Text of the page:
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Real Estate 2001: Neighborhood Profiles

Industrial Brooklyn


Brooklyn’s waterfront docklands, warehouses, and factories have been derelict for years, cut off by grim Robert Moses–era elevated highways from the revitalizing, conventionally cozy brownstone neighborhoods. Most DUMBO, Gowanus, and Red Hook residents have been hardy artists and squatters priced out of the rest of the city. The three neighborhoods share the fact that they weren’t built to be residential and only began drawing serious interest in the past year or two. "When I first moved here, I rarely saw an artist," says Richard Van Buren, a sculptor and longtime Red Hook resident. "Now I see them every day, young families too. You see more Volvos."

TIPPING POINTS: In July 1998, developer David Walentas opened the Clocktower at 1 Main Street, a condo conversion that brought the cobblestoned area into mainstream realty speculation. "We had a sign on the building: DUMBO LOFTS," says Ruth McCoy, who oversaw the sales effort. "I’d get calls from people on the FDR Drive on cell phones." Despite its isolation, DUMBO always had its brick-pile romance. Getting people to live on the banks of the chemically infused Gowanus Canal was harder, but the city took care of that last year when it finally fixed the pump that circulated its sulfurous waters out into the harbor. Brokers began to hawk it as "the Venice of Brooklyn." Red Hook—best known as the brutish setting for Last Exit to Brooklyn—is still scented by its garbage-transfer stations but saw its Beard Street Warehouses transformed into artists’ studios and a trolley museum.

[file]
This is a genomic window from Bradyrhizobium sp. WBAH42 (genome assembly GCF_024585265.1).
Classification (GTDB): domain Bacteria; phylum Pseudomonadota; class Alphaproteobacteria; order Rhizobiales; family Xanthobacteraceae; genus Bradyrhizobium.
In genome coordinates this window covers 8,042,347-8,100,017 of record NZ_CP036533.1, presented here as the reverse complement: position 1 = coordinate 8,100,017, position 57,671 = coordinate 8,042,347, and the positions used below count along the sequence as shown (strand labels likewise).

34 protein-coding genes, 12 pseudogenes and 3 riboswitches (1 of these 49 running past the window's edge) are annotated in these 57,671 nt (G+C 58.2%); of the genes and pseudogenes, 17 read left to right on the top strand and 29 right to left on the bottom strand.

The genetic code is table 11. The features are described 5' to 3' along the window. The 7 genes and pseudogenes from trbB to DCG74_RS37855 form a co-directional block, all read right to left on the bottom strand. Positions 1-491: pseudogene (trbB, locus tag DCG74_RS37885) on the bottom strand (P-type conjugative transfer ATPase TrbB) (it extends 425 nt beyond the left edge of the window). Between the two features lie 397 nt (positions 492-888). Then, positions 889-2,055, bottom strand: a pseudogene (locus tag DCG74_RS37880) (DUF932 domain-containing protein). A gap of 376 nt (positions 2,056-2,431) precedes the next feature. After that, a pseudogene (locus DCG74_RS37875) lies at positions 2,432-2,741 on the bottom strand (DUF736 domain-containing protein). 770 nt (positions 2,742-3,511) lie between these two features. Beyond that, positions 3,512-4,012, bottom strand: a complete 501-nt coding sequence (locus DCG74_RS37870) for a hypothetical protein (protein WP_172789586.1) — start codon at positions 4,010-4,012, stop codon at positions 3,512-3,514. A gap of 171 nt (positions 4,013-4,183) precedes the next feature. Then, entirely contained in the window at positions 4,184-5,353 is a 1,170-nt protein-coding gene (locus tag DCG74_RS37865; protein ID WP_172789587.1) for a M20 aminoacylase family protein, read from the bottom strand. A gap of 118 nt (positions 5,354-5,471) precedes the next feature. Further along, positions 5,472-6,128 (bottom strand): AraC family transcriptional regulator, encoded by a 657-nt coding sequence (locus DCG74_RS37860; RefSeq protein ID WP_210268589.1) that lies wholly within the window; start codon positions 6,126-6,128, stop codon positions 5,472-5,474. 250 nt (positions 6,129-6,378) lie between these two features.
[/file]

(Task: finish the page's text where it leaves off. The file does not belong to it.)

STREET LIFE: "I don’t have to get out of bed to watch the boats," says Clocktower resident Ingrid Johnson, who moved from East Harlem and finds it safe. Gowanus sees fewer abandoned cars, and the Department of Sanitation sponsors regular graffiti cleanups. Red Hook’s Van Buren loves "all the romantic stuff, foghorns, the Louis Valentino Jr. Pier at end of Coffey Street where folks fish." Still, it’s not tamed: "You just have to stay awake without being paranoid. It’s not suburbia; there are no sprinklers."

CREATURE COMFORTS: Before gourmet grocer Peas & Pickles arrived, DUMBO residents carpooled to Pathmark across the Manhattan Bridge. "It was like a field trip," says Johnson. Gowanus residents have to walk a few blocks to the bustling fringes of either Carroll Gardens or Park Slope, but they have Costco and Home Depot. Diners on Van Brunt Street, Red Hook’s commercial strip, still cater mostly to workers during the day, though there’s a bank, a bar, and a drugstore. And they’re fighting for a trolley to connect to downtown.

PROGNOSIS: Buyers in DUMBO have the most at stake, but the views, proximity to the Heights, and the size of the apartments should prop up its value. And there’s no place for Gowanus and Red Hook to go but up.







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